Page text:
Taking a structured approach to change management will help minimize these. Training your teams on the new processes and gently easing them into the change rather than throwing them off the deep end and expecting them to swim is the best way of developing a positive employee experience.
Above all, change management processes are about information. By passing on information about what’s going on and, more importantly, why, you can get people invested in the change and help move it along instead of resisting it.
What Are The Benefits Of The Change Management Process?
The change management process has one goal – to stop the disruption of essential processes caused by implementing change. You’ve probably come across a store or office that’s had to close for a while when upgrading their computers – this is precisely what change management is designed to avoid! Adopting a mindset that goes hand in hand with company culture is key to decreasing resistance.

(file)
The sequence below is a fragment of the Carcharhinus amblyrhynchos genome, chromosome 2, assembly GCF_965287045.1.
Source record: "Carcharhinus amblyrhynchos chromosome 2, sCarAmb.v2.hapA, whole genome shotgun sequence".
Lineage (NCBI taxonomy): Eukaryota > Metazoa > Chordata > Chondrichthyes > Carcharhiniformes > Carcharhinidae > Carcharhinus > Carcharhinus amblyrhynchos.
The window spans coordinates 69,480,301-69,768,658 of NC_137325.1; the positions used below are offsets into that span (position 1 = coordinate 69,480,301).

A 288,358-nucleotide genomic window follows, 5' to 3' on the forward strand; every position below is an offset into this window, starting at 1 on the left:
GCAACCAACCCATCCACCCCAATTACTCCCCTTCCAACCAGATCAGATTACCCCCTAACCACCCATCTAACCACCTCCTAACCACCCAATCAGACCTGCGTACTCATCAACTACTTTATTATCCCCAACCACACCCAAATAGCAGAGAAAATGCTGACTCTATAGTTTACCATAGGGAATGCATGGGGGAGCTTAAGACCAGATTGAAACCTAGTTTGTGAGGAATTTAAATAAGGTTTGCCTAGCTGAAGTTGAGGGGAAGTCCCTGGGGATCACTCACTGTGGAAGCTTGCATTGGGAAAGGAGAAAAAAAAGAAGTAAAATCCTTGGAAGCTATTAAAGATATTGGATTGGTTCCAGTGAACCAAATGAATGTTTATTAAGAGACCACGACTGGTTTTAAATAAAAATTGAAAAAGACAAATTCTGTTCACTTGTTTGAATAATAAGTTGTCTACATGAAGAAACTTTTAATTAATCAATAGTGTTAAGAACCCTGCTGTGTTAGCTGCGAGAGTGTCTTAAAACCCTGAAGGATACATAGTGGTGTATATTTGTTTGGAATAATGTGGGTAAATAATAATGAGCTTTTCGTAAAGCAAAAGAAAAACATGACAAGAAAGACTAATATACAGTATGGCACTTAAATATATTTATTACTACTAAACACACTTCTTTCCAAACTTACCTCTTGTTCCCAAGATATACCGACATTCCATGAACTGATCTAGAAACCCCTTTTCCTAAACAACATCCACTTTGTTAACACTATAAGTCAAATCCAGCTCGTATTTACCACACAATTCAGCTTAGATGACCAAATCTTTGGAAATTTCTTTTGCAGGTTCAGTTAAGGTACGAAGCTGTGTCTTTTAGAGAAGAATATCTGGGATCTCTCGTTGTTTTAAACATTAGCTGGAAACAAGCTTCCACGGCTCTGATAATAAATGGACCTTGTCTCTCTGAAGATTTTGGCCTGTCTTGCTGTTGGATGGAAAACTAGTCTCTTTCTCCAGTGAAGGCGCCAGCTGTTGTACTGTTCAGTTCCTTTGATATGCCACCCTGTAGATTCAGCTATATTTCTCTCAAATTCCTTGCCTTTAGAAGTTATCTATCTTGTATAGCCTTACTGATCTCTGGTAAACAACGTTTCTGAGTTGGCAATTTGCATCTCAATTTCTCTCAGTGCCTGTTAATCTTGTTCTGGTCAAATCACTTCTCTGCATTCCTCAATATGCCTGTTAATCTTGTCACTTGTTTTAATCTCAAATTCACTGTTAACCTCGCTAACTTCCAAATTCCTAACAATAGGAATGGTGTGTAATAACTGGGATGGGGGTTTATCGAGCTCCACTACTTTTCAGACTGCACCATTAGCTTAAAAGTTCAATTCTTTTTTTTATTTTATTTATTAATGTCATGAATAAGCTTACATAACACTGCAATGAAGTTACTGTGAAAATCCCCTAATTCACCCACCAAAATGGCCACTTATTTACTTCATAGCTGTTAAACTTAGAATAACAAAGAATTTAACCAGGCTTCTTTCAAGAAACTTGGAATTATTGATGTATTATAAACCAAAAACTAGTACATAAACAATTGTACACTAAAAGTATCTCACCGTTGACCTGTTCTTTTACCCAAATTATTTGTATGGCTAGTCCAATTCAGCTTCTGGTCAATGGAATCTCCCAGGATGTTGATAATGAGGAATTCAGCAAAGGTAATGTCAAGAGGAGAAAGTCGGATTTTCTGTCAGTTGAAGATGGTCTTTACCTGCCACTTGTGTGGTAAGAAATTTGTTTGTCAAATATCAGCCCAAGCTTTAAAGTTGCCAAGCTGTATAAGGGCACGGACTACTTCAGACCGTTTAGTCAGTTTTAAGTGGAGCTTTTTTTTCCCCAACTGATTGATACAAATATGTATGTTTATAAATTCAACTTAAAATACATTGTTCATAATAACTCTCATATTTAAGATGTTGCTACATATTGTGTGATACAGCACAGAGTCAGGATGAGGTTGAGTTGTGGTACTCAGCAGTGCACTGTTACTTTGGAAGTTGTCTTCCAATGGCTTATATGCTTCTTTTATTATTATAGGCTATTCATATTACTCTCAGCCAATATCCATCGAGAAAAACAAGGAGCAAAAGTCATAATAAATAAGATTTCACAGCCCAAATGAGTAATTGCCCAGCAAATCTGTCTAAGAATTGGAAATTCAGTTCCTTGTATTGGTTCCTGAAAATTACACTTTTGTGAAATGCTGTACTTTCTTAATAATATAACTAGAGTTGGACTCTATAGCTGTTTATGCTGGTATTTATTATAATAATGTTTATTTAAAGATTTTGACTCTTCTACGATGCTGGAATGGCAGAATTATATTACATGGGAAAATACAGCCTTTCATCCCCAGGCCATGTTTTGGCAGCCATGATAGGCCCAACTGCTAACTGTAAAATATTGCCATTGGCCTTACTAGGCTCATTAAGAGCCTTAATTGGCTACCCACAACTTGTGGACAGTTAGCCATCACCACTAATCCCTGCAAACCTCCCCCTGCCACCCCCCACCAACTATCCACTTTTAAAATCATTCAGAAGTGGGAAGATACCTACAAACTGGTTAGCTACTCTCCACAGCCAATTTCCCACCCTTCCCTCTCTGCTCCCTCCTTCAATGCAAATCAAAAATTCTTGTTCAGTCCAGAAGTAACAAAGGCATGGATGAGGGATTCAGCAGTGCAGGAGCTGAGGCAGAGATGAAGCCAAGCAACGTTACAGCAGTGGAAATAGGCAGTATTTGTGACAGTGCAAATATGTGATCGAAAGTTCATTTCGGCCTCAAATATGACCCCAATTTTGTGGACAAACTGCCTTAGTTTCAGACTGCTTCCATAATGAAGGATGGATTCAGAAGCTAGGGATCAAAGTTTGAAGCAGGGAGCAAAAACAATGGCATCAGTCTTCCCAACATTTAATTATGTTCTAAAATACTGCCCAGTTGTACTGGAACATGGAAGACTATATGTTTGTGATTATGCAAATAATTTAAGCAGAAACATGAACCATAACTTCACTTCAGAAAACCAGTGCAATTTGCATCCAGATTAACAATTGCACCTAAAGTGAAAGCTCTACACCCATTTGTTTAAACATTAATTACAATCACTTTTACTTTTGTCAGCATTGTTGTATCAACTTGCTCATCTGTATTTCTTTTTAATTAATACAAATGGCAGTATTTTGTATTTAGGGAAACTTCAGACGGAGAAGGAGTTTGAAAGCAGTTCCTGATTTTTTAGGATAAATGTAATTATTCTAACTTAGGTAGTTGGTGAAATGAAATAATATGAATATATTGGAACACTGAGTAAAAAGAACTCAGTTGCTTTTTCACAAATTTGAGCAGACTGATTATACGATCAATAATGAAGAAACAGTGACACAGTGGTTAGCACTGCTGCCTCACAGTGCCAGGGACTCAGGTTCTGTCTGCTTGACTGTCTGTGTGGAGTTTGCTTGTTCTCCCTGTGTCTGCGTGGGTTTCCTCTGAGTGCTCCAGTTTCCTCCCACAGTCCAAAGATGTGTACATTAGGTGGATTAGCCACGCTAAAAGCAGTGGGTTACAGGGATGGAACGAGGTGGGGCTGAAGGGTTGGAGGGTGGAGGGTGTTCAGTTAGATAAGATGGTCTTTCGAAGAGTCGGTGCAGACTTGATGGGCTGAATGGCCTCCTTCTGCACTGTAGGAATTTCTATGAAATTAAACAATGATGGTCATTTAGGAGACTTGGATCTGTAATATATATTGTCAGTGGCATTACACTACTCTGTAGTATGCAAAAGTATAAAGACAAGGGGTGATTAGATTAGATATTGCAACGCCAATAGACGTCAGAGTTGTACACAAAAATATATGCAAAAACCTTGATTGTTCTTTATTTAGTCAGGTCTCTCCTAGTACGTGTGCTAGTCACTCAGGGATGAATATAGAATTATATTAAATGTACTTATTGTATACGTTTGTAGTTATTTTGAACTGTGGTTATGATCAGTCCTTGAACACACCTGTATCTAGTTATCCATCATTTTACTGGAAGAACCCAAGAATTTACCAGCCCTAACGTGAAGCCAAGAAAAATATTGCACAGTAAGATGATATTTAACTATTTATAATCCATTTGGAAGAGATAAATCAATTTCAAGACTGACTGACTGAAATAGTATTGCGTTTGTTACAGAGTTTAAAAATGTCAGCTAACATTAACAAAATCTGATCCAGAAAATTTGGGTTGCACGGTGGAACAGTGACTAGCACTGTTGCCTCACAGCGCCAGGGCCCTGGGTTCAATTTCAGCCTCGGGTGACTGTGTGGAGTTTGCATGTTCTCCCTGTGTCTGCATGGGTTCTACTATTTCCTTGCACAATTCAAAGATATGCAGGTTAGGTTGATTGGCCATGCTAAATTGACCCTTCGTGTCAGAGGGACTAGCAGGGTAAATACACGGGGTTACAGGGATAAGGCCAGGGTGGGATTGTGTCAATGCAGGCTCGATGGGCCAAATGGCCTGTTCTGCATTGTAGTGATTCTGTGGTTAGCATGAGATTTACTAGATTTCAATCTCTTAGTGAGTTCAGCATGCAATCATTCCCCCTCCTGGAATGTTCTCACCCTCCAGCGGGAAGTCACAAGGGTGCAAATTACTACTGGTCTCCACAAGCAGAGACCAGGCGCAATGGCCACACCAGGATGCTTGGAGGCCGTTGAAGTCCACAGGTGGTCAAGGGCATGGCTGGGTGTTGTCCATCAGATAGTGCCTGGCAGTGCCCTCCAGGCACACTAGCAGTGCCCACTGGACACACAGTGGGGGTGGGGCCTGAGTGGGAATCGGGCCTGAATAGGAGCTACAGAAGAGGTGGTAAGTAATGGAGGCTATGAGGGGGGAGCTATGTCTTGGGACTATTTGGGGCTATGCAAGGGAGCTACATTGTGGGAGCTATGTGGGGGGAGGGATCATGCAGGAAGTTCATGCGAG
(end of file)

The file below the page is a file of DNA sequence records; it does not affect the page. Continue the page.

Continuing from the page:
Generally, you can break the benefits of change management down into a few simple categories:
Work isn’t getting done if your business isn’t running as usual. If work isn’t getting done, you’re not making any money. Change management lets you continue working alongside most small changes, preventing the loss of revenue that would come and preventing a backlog building up that you’d have to frantically deal with later.
Your employees will be the ones dealing with the implemented change and, through no fault of their own, will end up slowing down, causing mistakes, and becoming demoralized if you don’t have a proper change management plan in place.